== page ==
John Key demonstrated the command you would expect after six years as PM.
But he didn't fire. At all.
Key needs to show us he wants another three year term running NZ. But his body language detracted from his patient - if boring - policy explanations (what's with the hand in the pocket?) He was rattled when Mike Hosking quizzed him about an apparent plot by Collins loyalists to oust him as the price for a deal with Winston Peters.
David Cunliffe's performance was confident. But he spoil it by incessantly over-talking Key.
He was loose with the numbers.
But Cunliffe had the best sound bites ("he's in the past we're the future") He dropped in the "When I am Prime Minister" line with aplomb and praised Key with the egregious respect politicians muster when attending a rival's funeral.
But there's a few rounds yet before Cunliffe can throw the clods on the casket.
The first debate was always going to be a stern test of a man whose credentials were under fire. And Mike Hosking passed it with flying colours. If there was any doubt we were in the Seven Sharp timeslot, the question 10 minutes in was, "What is your ideal date night?" But overall the moderation was first-rate.
John Key spent too much time telling everyone what David Cunliffe was saying. David Cunliffe spent too much time talking over John Key. All night, both told New Zealanders what New Zealander wanted.
Cunliffe had reportedly been bunkered down for a day's prep, while Key was taking it easy, and it showed. Cunliffe stood legs apart, scowling, like he might just burst into Kapa O Pango (mercifully we were spared All Black metaphors); the PM leant, hand in pocket, as if waiting for a cab.
The questions from viewers were decent, though the projections, behind the leaders' podiums, made them appear like Big Brother out of the 1984 film. The lighting did no one any favours.
The Labour leader did well to curb his tone - firm without the lofty Olivieresque oratory he's capable of falling into - and bossed most of the hour. The National leader didn't find a "show me the money" one-liner. The best effort was that he knows the names of every New Zealander who has left the country to live in Australia this year. That misfired, and came across as strange, even a little creepy.
Though early on Key seemed at times a little shrill, even off-balance, he clawed things back on foreign ownership of land, where he out-argued Cunliffe, and then things degenerated, all three men talking at the same time. Cunliffe clearly outperformed Key; he would have done by a good deal more if he'd reined in the interruptions. It's unlikely Key will be undercooked next time.
One final thought: TVNZ need to give a breakdown of the votes that contributed to their 61-39 viewer ranking in Key's favour. Mike Hosking explained early on that the website had crashed. They need to say whether the (free) online votes were counted as well as the (paid) text votes, and the result of each taken separately.
A narrow victory for David Cunliffe, but one which will be a huge morale-booster for the struggling Labour leader. It was his one chance to give hundreds of thousands of voters who have not bothered to listen to Labour a taste of what his party has to offer.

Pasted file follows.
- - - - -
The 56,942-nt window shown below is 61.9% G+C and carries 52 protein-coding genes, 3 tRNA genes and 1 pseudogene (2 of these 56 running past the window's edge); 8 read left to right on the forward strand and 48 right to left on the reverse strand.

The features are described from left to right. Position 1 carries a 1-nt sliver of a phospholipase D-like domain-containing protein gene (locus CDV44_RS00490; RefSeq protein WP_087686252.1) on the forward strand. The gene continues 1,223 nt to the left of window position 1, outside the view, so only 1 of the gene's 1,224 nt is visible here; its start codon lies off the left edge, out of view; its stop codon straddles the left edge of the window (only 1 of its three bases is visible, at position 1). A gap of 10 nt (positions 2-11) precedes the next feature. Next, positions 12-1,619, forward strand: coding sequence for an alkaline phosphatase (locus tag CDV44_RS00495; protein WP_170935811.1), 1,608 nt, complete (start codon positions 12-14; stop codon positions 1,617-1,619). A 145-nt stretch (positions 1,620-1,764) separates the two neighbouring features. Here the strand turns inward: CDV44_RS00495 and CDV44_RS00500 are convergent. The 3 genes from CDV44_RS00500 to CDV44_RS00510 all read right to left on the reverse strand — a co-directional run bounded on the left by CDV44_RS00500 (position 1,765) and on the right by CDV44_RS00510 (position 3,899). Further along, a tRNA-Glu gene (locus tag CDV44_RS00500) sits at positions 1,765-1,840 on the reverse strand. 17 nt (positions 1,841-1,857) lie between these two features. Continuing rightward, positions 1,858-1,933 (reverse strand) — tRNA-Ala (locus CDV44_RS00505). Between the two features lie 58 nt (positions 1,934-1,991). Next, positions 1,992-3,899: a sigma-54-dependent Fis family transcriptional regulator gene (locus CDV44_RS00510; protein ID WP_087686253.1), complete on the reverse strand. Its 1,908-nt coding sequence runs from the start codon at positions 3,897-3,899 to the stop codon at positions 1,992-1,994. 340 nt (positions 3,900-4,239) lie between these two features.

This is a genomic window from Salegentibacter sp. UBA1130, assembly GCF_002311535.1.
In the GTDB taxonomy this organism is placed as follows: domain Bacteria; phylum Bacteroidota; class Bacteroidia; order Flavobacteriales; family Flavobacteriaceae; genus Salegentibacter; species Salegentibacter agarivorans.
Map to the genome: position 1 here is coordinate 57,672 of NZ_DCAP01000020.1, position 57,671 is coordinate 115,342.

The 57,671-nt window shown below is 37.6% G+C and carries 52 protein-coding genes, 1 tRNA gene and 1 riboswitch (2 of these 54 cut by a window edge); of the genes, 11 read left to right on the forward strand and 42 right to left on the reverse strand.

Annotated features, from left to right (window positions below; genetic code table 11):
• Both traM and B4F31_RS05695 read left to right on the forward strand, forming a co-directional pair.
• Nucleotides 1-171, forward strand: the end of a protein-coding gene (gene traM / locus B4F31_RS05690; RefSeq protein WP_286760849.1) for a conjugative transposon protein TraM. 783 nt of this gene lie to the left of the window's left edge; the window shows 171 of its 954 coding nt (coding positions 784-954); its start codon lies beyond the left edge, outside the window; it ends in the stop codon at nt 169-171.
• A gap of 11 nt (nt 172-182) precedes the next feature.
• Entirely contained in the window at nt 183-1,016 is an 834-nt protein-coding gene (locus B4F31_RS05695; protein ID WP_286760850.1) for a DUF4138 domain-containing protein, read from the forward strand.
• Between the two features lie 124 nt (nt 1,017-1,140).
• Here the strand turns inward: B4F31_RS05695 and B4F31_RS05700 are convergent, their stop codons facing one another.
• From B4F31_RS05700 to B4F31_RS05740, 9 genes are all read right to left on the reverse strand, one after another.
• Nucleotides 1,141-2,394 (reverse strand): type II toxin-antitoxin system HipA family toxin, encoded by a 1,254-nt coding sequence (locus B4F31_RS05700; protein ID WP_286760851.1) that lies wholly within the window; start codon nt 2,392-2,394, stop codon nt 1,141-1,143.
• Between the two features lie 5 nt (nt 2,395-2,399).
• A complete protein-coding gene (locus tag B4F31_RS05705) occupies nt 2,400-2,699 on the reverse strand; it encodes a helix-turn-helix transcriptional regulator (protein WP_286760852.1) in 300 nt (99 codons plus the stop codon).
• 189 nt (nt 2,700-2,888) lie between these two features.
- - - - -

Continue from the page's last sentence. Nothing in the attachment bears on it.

And he took it. It may not make much differenc in the end. But he took what he told Mike Hosking was the best advice he had ever received. He did his best. And he came across as genuine. Apart from interrupting John Key a little too often, Cunliffe did not really put a foot wrong. Crucially, he scored better than Key on the one subject where Key had the advantage - economic management.
Cunliffe looked to the future. Key dwelt too much on the past. Cunliffe had the better lines - most notably the one about the supposed economic recovery which had seen most New Zealanders "missing the party and going straight to the hangover". Key was solid, but unspectacular. At times, he seemed to be going through the motions. But Key now knows what he is up against. The pair's second debate will be a very different story.
At times David Cunliffe sounded like the vicar's son he is, talking caringly about the families of New Zealand.
At times he sounded like the ordinary dad who took his boys to The Lego Movie recently.
At times sounded like a militant member of Federated Farmers pleading the case of the poor young share-milkers priced out of farm sales.
But at no time did he sound like a Prime Minister.
His saving grace is that neither did the real one, casual John Key.
Key is so match-fit for the campaign, he made the debate look effortless and won the debate.
Cunliffe was polished but not as at ease with his material as Key.
He was over-rehearsed and should be better next time.
Cunliffe's best moment was his riposte to host Mike Hosking's claim that Labour's housing policy defied the market.
"Rather that defy the market, we think we can work with the market."
But he then couldn't answer a basic question about house prices in Auckland.
Hosking was more probing of Cunliffe but nothing Cunliffe couldn't handle.
But he did the viewers a disservice by not cracking down earlier on Cunliffe talking over Key.